W7 Ultimate x64/W10 Pro x64 dual boot main build-remote pc W10 Pro x64 Insider Preview/W7 Pro x64
 
 

Actually I haven't had the occasion where I could check out the ubuntu option seen at the link there but saved the information in case an occasion came up just the same. Generally either entering the F8 boot menu if you can or booting live from the Windows media will suffice as far as the Startup Repair tool or using the command prompt option to fix a boot issue. If you just happened to trash the Window mbr with Grub you can use the bootrec commands as well as the "fixmbr".

As far as which distros are able to access NTFS volumes I generally keep Linux Mint Debian note Debian based edition of Linux Mint simply since that packs more options. Knoppix and older strictly live distro first seen on cd-r and later grew to require a blank dvd-r disk is an old time data recovery option. That's another Debian release there. Ubuntu is in it's own category as far as which Linux apps are compatible.

I didn't care much for Puppy Linux while also finding that Mephis and Gentoo a pair of the smallest ever distros wouldn't work! When Knoppix grew too large for a blank cd-r I started looking at other smaller distros and still ended up with Ubuntu until Linux Mint came along which packs the options most like! The prepackaged options for some 200app which include media players and something besides Firefox are one ot the main reasons while Knoppix stil Konquerer there.

As for the latest 15:10 ubuntu release the main bar is on the left side not bottom or top and you can hardly get at any actual menu as you would have. You may want to stay with the 14.04 LTS you have there while Linux Mint is often the more appealing for general use. Ubuntu was the Flavorite for most Windows users for years before they discovered Linux Mint due to the small size and ability to boot live. It's been known and recommended for some time as another live data recovery method as well as the blogs you may still find for Knoppix and maybe by this time Linux Mint as well.
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11 Dec 2015   #96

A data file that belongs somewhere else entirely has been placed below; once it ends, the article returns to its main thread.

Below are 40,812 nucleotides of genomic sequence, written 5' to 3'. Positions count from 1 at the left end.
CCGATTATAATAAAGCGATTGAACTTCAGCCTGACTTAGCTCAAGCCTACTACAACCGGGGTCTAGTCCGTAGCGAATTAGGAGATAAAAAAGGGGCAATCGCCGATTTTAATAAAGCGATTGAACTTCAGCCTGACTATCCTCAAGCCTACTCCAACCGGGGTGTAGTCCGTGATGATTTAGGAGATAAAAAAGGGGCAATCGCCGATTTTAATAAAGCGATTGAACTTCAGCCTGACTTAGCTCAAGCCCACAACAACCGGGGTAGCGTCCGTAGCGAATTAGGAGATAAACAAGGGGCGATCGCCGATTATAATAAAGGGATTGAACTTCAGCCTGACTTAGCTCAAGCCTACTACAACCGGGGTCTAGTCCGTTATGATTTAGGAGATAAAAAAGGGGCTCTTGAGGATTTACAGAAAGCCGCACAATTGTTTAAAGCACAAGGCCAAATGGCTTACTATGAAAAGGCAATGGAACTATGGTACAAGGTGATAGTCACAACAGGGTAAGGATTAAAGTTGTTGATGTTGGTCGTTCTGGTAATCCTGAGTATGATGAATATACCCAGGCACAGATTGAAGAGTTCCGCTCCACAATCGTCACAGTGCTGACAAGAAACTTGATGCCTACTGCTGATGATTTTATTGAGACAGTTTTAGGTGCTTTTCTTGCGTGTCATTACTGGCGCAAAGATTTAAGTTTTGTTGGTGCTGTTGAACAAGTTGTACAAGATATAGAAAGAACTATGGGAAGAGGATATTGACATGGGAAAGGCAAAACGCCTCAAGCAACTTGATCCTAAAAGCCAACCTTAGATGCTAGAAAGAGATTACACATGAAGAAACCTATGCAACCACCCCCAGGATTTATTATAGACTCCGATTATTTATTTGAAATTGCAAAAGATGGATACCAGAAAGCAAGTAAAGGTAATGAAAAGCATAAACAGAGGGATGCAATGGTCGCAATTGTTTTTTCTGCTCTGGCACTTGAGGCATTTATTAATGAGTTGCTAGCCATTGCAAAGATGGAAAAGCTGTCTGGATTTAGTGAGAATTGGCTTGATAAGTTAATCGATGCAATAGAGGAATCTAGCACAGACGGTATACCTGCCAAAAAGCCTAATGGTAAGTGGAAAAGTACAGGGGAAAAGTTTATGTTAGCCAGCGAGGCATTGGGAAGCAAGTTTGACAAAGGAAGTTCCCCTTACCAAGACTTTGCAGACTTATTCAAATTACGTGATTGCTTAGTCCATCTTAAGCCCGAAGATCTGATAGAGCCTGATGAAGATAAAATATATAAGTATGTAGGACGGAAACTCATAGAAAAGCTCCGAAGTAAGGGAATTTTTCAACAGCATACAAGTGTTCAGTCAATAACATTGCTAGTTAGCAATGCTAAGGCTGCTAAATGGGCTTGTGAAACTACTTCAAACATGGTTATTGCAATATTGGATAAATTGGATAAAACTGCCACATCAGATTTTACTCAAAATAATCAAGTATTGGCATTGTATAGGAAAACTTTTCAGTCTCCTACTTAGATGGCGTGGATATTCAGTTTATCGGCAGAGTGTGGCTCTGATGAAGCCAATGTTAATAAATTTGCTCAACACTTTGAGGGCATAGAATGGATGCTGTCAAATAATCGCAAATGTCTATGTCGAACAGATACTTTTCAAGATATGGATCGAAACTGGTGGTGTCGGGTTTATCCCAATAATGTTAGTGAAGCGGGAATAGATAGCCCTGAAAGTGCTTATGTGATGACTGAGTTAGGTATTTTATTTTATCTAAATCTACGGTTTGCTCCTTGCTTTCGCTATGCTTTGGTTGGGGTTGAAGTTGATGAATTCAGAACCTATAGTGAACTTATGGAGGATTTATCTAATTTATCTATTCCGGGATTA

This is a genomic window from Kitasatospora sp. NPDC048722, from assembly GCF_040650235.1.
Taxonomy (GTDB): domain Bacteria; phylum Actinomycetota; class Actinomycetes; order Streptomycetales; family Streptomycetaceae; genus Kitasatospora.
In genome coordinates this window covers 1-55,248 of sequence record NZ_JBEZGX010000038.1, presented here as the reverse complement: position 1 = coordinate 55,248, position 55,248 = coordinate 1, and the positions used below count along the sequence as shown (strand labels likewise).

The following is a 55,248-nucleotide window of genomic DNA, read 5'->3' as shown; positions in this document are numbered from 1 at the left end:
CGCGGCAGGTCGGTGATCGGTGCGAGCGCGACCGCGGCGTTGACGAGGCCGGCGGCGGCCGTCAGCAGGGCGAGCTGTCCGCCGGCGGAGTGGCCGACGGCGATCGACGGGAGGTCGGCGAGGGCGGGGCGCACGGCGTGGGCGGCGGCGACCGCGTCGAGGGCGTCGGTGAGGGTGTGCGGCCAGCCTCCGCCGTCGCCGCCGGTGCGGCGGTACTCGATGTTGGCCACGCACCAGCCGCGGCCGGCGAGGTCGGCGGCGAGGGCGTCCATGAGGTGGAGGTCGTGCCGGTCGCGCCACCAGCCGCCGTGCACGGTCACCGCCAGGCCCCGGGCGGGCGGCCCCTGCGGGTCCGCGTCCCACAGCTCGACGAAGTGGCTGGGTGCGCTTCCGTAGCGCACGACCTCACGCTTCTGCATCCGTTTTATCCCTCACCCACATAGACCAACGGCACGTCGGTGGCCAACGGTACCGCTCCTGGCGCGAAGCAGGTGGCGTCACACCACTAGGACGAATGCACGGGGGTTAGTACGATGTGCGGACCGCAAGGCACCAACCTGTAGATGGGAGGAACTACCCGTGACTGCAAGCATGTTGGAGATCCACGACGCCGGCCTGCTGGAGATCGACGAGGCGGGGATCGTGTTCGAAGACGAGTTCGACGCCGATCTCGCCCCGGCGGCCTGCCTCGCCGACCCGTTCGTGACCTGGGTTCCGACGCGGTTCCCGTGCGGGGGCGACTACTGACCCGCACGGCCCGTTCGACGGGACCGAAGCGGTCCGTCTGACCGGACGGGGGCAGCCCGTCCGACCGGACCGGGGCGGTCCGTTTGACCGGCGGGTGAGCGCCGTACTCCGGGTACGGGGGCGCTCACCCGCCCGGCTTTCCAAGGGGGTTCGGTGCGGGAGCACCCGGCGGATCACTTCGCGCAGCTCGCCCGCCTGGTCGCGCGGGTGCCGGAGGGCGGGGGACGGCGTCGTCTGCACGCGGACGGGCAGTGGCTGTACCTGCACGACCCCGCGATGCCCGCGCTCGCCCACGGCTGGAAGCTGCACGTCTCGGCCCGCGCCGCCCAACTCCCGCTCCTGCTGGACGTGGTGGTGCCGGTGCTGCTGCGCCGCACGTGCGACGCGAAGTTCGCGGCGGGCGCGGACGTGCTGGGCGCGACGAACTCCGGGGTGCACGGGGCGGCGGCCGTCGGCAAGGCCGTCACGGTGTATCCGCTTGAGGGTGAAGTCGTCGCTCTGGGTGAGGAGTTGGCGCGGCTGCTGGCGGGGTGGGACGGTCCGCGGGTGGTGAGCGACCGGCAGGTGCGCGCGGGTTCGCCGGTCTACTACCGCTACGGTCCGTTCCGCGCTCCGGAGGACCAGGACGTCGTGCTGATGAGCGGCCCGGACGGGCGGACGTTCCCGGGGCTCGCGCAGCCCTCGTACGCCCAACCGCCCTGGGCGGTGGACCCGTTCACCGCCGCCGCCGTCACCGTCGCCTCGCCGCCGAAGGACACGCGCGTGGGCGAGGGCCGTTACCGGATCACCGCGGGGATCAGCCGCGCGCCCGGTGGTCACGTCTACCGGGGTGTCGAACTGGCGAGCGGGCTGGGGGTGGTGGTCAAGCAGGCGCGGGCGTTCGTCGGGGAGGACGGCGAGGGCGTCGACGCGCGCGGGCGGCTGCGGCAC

ICIT2LOL

Desk1 7 Home Prem / Desk2 10 Pro / Main lap Asus ROG 10 Pro 2 laptop Toshiba 7 Pro Asus P2520 7 & 10
 
 

Max my little ditty for Ubuntu if you are interested it is quick simple and small enoug to boot froma disk which I prefer.
BOOTABLE UBUNTU
Make a bootable Ubuntu disk Download Ubuntu Desktop | Download | Ubuntu
Set the BIOS to boot from the optical when the machine boots it will show you a screen with TRY or INSTALL > select TRY not INSTALL
When it is finished - it takes very little time you will get a screen like in the pic .
Open the drive you want > User and dig down until you get to the data / settings you may be able to copy / paste the material you want to an external source or other installed drive doing this.
I am not sure if it will get everything some I have found have encrypted stuff on but I have recovered tons of data etc using this method both on "dead" or just plain drives that you cannot get data from using Windows.


Attached Thumbnails
Emergency Kit - save your files from a dead OS-ubuntu-screen-x2.png  
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12 Dec 2015   #97
maxseven

Windows 7 Home Premium 64bit 6.1 Build 7601 (SP1)
 
 

Well my "easy" way of booting to .iso files using EasyBCD is not working on this compter for some reason, but I will try it the "normal" way another time, thanks.
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13 Dec 2015   #98
Berton